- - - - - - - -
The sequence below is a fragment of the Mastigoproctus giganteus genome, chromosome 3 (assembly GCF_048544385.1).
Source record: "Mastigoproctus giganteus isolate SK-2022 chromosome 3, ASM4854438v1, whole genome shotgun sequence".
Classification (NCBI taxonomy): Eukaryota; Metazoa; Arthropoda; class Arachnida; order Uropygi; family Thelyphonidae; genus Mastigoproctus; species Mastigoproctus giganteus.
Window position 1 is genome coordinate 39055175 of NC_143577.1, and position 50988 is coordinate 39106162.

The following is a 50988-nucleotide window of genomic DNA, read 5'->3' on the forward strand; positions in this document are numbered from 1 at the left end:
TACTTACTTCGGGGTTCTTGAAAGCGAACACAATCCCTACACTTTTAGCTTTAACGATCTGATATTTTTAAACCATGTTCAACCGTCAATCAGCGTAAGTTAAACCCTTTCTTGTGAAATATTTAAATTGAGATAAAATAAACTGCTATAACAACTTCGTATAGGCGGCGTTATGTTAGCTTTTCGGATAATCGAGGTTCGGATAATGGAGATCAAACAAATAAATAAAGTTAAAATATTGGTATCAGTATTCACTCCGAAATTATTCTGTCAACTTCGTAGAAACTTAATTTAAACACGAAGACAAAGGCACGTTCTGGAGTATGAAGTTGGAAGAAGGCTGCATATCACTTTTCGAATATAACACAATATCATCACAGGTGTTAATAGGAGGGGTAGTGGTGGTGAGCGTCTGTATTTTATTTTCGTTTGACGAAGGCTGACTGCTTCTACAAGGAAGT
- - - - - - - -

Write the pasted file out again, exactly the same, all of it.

The sequence below is a fragment of the Mastigoproctus giganteus genome, chromosome 3 (assembly GCF_048544385.1).
Source record: "Mastigoproctus giganteus isolate SK-2022 chromosome 3, ASM4854438v1, whole genome shotgun sequence".
Classification (NCBI taxonomy): Eukaryota; Metazoa; Arthropoda; class Arachnida; order Uropygi; family Thelyphonidae; genus Mastigoproctus; species Mastigoproctus giganteus.
Window position 1 is genome coordinate 39055175 of NC_143577.1, and position 50988 is coordinate 39106162.

The following is a 50988-nucleotide window of genomic DNA, read 5'->3' on the forward strand; positions in this document are numbered from 1 at the left end:
TACTTACTTCGGGGTTCTTGAAAGCGAACACAATCCCTACACTTTTAGCTTTAACGATCTGATATTTTTAAACCATGTTCAACCGTCAATCAGCGTAAGTTAAACCCTTTCTTGTGAAATATTTAAATTGAGATAAAATAAACTGCTATAACAACTTCGTATAGGCGGCGTTATGTTAGCTTTTCGGATAATCGAGGTTCGGATAATGGAGATCAAACAAATAAATAAAGTTAAAATATTGGTATCAGTATTCACTCCGAAATTATTCTGTCAACTTCGTAGAAACTTAATTTAAACACGAAGACAAAGGCACGTTCTGGAGTATGAAGTTGGAAGAAGGCTGCATATCACTTTTCGAATATAACACAATATCATCACAGGTGTTAATAGGAGGGGTAGTGGTGGTGAGCGTCTGTATTTTATTTTCGTTTGACGAAGGCTGACTGCTTCTACAAGGAAGT